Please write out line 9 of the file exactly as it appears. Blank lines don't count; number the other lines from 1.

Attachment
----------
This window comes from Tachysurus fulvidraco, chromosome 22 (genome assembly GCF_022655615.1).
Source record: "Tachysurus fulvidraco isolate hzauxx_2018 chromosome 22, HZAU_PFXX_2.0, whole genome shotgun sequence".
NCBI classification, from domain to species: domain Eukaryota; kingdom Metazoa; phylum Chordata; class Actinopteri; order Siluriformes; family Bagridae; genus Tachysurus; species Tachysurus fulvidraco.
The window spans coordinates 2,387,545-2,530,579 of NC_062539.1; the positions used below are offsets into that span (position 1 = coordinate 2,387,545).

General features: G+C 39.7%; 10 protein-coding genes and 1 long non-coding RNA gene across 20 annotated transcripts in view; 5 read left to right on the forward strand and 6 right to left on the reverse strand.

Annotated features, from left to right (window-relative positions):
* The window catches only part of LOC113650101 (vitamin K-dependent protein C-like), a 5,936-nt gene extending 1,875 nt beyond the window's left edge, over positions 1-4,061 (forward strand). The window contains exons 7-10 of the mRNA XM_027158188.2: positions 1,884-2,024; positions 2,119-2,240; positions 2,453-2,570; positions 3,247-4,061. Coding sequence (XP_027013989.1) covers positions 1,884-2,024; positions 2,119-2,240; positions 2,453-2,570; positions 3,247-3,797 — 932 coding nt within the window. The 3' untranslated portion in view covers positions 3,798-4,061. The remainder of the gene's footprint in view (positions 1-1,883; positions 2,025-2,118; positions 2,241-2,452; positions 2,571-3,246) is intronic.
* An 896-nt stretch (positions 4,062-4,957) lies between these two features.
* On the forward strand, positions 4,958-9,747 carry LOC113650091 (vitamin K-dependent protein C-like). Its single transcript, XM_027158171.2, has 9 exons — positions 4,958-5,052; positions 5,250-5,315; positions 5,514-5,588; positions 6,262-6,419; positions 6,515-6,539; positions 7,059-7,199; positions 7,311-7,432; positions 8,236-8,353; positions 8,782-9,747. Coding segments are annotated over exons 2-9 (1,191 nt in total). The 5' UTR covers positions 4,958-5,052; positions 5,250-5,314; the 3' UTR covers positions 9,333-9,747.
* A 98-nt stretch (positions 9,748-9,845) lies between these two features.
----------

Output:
* On the forward strand, positions 4,958-9,747 carry LOC113650091 (vitamin K-dependent protein C-like). Its single transcript, XM_027158171.2, has 9 exons — positions 4,958-5,052; positions 5,250-5,315; positions 5,514-5,588; positions 6,262-6,419; positions 6,515-6,539; positions 7,059-7,199; positions 7,311-7,432; positions 8,236-8,353; positions 8,782-9,747. Coding segments are annotated over exons 2-9 (1,191 nt in total). The 5' UTR covers positions 4,958-5,052; positions 5,250-5,314; the 3' UTR covers positions 9,333-9,747.